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Long-term dynamics of the long-lived conifer Libocedrus bidwillii after a volcanic eruption 2000 years ago

by admin last modified 2008-03-25 02:06 PM

Ogden J, Fordham RA, Horrocks M, Pilkington S, Serra RG. 2005. Journal of Vegetation Science 16, 321-330.


Question Following a volcanic eruption of ca. 232 AD, known as Taupo, the emergent conifer Libocedrus bidwillii expanded on Mt Hauhungatahi, upwards above the current tree-line, and downwards into the mixed montane forest. We ask: (1) if current age-structures at different altitudes support the patterns predicted by the temporal stand replacement model, with cohort senescence and progressively depleting recruitment at ca. 600 year intervals (average cohort age) since the eruption; and (2) if the case history of the population sheds light on the persistence of mixed conifer-hardwood forests in general.

Location Mt Hauhungatahi, Tongariro National Park, New Zealand.

Methods The species composition and structure of seven stands covering the altitudinal range of Libocedrus bidwillii, were quantified. Libocedrus trees were cored, and regression equations used to predict ages. Cohorts were identified.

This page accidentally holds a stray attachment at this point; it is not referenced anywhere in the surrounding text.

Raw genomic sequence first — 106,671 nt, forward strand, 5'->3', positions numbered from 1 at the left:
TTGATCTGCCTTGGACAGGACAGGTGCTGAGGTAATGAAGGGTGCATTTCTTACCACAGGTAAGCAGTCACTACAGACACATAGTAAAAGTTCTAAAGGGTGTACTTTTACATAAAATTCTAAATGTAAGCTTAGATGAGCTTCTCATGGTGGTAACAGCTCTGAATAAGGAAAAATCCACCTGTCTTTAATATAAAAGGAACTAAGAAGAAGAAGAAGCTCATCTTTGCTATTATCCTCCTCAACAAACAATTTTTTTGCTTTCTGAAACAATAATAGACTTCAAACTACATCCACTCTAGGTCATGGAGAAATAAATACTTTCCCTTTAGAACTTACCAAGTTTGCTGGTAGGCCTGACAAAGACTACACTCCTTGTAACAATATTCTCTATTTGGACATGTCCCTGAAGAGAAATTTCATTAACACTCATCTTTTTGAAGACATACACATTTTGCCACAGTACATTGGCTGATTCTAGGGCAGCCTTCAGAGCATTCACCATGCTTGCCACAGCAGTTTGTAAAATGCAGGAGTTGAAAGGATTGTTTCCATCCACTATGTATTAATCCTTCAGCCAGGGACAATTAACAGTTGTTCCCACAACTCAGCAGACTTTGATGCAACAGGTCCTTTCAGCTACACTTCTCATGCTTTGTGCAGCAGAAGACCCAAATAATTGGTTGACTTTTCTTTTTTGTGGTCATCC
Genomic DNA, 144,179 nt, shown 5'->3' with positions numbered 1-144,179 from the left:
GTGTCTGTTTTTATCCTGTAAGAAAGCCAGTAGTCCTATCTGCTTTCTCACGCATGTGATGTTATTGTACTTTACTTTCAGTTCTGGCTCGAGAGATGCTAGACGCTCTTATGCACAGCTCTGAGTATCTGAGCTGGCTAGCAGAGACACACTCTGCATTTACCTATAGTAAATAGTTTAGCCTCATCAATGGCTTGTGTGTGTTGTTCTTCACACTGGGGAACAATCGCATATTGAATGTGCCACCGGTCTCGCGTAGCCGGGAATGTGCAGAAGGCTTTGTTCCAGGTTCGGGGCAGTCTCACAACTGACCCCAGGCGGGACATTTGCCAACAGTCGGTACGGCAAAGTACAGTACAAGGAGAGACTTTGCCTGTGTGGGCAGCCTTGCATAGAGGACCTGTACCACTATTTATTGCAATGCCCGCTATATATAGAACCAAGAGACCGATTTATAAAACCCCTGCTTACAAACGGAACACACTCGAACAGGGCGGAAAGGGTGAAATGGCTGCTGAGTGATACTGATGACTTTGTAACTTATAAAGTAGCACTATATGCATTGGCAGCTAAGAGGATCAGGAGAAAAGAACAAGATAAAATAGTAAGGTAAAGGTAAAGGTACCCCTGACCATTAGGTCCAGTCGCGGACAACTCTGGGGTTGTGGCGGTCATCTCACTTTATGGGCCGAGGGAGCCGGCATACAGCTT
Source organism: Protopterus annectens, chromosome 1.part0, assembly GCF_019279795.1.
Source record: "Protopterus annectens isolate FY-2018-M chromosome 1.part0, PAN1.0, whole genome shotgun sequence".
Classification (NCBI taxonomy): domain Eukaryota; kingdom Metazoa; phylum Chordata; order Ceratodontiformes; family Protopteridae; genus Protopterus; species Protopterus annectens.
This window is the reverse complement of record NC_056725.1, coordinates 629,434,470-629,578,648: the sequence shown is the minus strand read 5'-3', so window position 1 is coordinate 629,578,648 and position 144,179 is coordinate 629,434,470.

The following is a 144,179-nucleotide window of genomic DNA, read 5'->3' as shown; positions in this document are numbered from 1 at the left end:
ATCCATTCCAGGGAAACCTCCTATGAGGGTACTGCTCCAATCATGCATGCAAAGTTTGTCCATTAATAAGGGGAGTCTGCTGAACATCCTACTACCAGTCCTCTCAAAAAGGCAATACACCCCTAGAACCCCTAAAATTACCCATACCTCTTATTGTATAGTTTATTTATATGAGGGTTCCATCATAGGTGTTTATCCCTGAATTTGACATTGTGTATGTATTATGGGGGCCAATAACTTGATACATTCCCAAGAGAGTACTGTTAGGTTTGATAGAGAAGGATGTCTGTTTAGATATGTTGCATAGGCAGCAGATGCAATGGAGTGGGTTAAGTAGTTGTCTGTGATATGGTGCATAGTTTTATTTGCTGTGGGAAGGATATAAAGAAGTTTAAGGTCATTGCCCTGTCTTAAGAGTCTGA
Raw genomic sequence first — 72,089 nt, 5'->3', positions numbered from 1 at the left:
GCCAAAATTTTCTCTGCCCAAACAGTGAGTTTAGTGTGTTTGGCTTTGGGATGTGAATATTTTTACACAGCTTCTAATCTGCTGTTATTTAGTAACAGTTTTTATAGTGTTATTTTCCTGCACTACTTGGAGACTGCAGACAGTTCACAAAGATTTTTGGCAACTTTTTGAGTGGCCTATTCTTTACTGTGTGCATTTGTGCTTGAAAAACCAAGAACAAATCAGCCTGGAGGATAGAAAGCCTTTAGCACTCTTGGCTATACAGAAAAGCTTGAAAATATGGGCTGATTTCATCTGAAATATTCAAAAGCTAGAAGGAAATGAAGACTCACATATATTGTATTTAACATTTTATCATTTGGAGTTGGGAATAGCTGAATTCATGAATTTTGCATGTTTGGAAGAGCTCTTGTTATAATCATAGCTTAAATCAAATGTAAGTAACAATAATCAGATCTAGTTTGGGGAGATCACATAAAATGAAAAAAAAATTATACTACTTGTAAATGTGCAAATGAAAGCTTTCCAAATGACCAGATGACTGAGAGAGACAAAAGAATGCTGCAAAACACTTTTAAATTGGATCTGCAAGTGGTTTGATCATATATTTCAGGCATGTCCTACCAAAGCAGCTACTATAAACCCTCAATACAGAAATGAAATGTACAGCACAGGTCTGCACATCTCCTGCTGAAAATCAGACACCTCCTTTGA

Results Libocedrus densities and basal areas, and the abundance of seedlings and saplings, peaked at different altitudes. At the species’ lower limits there has been no recruitment for ca. 550 years, and the angiosperm Weinmannia racemosa has gained dominance. In the tree-line and sub-alpine forest stands, a low level of continuous regeneration has been boosted by periodic cohort recruitment following exogenous disturbances.

Conclusions In the montane zone, the Libocedrus age structure, and its replacement by Weinmannia, are consistent with a model of depleting cohorts separated by ca. 600 years since the Taupo eruption. At higher altitudes more frequent disturbances and reduced competition have allowed Libocedrus persistence. Comparison with other studies suggests long-term relationships between gymnosperms and angiosperms are mediated by the scale and frequency of disturbance.


Altitudinal sequence, competition, disturbance regime, forest dynamics, Holocene history, regeneration gap, Weinmannia racemosa.

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